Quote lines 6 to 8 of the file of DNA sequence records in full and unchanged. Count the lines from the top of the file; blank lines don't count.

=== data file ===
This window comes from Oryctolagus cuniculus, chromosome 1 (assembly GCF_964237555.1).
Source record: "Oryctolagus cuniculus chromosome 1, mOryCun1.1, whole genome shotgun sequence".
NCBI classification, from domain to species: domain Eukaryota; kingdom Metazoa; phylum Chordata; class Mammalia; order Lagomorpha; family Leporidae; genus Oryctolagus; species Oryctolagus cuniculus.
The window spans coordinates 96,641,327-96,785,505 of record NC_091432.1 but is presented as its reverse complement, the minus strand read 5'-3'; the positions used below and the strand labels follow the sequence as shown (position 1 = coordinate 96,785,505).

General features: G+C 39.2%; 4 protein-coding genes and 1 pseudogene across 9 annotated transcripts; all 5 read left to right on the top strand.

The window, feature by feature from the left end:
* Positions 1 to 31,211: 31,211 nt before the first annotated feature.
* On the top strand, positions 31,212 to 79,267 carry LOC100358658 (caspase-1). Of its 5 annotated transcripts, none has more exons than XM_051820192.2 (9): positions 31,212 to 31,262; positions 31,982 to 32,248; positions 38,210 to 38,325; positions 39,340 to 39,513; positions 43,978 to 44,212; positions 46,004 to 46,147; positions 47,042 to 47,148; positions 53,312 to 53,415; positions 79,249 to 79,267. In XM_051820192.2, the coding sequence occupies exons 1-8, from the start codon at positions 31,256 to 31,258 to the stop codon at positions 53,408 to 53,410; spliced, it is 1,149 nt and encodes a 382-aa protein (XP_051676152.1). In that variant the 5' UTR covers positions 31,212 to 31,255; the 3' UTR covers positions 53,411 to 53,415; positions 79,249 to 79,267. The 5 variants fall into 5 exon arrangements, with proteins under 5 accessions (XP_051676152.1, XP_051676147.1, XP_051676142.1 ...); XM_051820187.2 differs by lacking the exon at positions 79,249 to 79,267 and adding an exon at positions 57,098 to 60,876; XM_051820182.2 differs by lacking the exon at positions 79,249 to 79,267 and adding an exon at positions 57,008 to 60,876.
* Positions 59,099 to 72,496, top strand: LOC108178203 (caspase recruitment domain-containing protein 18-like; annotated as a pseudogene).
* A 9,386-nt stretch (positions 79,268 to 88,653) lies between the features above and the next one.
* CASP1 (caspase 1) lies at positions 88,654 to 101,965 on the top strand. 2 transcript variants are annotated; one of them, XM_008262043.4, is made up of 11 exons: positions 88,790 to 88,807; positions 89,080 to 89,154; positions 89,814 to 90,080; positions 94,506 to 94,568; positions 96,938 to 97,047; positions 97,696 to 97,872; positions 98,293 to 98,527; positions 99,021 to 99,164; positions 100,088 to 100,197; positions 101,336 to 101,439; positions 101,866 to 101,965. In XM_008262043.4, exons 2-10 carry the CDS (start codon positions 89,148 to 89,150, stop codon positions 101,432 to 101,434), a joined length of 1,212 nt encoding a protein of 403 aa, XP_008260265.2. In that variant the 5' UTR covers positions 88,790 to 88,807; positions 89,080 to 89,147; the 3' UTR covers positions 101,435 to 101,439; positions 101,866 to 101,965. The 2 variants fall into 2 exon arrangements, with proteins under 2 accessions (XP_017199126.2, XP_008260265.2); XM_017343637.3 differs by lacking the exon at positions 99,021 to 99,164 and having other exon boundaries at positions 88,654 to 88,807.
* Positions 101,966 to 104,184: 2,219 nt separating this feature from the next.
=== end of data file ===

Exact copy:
The window, feature by feature from the left end:
* Positions 1 to 31,211: 31,211 nt before the first annotated feature.
* On the top strand, positions 31,212 to 79,267 carry LOC100358658 (caspase-1). Of its 5 annotated transcripts, none has more exons than XM_051820192.2 (9): positions 31,212 to 31,262; positions 31,982 to 32,248; positions 38,210 to 38,325; positions 39,340 to 39,513; positions 43,978 to 44,212; positions 46,004 to 46,147; positions 47,042 to 47,148; positions 53,312 to 53,415; positions 79,249 to 79,267. In XM_051820192.2, the coding sequence occupies exons 1-8, from the start codon at positions 31,256 to 31,258 to the stop codon at positions 53,408 to 53,410; spliced, it is 1,149 nt and encodes a 382-aa protein (XP_051676152.1). In that variant the 5' UTR covers positions 31,212 to 31,255; the 3' UTR covers positions 53,411 to 53,415; positions 79,249 to 79,267. The 5 variants fall into 5 exon arrangements, with proteins under 5 accessions (XP_051676152.1, XP_051676147.1, XP_051676142.1 ...); XM_051820187.2 differs by lacking the exon at positions 79,249 to 79,267 and adding an exon at positions 57,098 to 60,876; XM_051820182.2 differs by lacking the exon at positions 79,249 to 79,267 and adding an exon at positions 57,008 to 60,876.